How to Destroy Cities

Heads up, kids. This is going to be spoilery. I’ve been rather flippant with my money spending lately, which is why I have seen both Man of Steel and Pacific Rim at the cinema. Full disclosure: I LOVED PACIFIC RIM. IT WAS SO GOOD AND SO MUCH FUN. On the other hand, I hated Man of Steel. Now, aside from the fact that I saw them almost back-to-back, the films do have something in common that I’ve started to notice in a lot of big budget productions: monumental destruction. Both Man of Steel and Pacific Rim feature the annihilation of entire (heavily populated) cities that the audience is supposed to disregard in favour of… I dunno…plot or something.



Normally I’m not a fan of that kind of thing. Even in The Avengers (which I loved and saw multiple times), the fact that the final fight scene featured an entire city being flattened and probably a couple of thousand people being wiped out never sat well with me. It’s probably because there’s never any real consequence to these sort of scenes shown in the film. Star Trek: Into Darkness, for example featured a city being totally flattened by a giant spaceship, and then ten seconds spent mourning the death of the people on board. The Avengers featured a gratuitous 20 second montage of people laying wreaths on the wreckage of buildings.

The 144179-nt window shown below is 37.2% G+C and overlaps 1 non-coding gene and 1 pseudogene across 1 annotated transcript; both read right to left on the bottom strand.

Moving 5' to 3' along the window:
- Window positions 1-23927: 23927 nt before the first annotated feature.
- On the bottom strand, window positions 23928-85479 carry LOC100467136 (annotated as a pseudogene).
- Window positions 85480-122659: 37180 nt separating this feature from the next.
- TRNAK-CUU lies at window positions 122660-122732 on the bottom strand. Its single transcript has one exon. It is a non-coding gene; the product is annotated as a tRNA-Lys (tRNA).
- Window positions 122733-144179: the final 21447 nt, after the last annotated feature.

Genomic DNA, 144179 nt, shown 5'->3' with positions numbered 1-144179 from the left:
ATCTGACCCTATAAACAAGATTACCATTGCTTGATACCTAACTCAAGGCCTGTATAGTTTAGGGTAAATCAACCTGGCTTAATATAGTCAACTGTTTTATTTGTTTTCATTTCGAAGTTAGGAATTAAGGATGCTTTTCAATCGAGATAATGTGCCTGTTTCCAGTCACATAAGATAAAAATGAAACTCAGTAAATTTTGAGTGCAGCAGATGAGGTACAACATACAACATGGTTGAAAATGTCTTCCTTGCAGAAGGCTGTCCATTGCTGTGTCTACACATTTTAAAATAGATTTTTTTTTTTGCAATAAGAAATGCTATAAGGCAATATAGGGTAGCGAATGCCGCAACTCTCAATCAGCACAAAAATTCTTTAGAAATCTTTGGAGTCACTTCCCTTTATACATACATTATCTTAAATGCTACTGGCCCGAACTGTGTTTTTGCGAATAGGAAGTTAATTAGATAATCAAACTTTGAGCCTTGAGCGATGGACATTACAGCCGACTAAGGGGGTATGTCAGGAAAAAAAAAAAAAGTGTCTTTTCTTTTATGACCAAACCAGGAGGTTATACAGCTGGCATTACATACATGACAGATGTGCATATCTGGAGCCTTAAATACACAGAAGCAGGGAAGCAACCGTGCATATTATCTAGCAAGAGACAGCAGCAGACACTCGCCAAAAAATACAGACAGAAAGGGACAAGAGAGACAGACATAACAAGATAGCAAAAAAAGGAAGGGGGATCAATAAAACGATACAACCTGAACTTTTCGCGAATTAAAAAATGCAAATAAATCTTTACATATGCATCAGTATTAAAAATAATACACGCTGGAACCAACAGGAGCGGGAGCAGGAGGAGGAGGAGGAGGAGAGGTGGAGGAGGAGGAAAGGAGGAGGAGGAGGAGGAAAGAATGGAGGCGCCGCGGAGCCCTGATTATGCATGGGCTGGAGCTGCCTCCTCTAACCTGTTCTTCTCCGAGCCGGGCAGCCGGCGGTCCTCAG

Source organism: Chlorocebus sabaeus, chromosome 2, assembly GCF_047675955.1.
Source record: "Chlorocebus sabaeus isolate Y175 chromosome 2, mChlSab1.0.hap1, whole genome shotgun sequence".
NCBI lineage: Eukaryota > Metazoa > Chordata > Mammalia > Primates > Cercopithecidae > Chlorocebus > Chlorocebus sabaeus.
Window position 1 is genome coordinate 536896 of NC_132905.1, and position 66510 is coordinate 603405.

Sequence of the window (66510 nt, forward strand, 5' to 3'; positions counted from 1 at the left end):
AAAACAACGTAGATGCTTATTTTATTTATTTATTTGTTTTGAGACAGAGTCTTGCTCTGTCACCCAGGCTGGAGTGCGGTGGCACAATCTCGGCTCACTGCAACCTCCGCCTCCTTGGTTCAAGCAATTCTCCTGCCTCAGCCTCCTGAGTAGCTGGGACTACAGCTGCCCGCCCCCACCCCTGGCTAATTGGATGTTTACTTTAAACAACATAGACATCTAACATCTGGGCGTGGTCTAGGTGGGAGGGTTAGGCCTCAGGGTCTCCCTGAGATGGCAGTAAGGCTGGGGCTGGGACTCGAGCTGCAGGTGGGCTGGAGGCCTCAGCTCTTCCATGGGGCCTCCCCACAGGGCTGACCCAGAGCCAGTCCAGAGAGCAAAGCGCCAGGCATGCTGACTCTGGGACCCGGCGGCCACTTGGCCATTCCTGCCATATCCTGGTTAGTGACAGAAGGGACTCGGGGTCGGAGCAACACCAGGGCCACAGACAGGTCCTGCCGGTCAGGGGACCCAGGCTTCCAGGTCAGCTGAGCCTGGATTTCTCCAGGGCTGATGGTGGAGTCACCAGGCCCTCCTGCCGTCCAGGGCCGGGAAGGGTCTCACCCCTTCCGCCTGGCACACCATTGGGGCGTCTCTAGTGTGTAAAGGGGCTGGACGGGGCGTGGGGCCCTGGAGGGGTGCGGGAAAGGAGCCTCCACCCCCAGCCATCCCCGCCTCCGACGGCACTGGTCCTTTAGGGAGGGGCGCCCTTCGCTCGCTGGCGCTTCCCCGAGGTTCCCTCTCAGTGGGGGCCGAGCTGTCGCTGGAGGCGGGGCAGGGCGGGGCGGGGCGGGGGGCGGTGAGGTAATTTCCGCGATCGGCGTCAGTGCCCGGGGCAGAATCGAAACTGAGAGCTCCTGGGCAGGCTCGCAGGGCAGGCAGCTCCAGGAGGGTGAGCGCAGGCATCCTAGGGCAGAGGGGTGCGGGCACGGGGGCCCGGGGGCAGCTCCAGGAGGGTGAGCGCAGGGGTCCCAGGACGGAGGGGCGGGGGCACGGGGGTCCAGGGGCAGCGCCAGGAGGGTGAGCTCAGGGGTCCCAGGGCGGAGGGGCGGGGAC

So it is with Man of Steel. I didn’t like the movie for a lot of reasons… many of them based on the fact that we’re apparently supposed to ignore the entire history of Superman and his whole ethos because they wanted to make it less like Superman and more like Batman. (Christopher Nolan is producing…is Superman gritty enough yet? We’ve given him a beard. How ’bout now? We’ve made him choose a life of solitude and deep-sea fishing. IS IT GRITTY YET? IS THERE ANY WAY WE COULD ADD MORE GRIT?)

"Are you finding me gritty enough yet? I grew a beard. How 'bout if this fight takes place at night? Would that make it better? Why don't you like me as much as Batman?

“Are you finding me gritty enough yet? I grew a beard. How ’bout if this fight takes place at night? Would that make it better? Why don’t you like me as much as Batman?

But my main problem lay with the fact everything got flattened. EVERYTHING. First, it was Clark Kent’s home town. Rather than, oh I dunno…taking the fight to space (which he is perfectly capable of doing), he instead tells everyone on the streets of Smallville to “go inside, stay there” so that he can attempt to beat the ever-loving Christ out of a bunch of super-charged, super-angry alien beings. In the process he manages to destroy the entire main street and eventually blow up a gas station, ensuring that anything that didn’t get punched to death caught fire.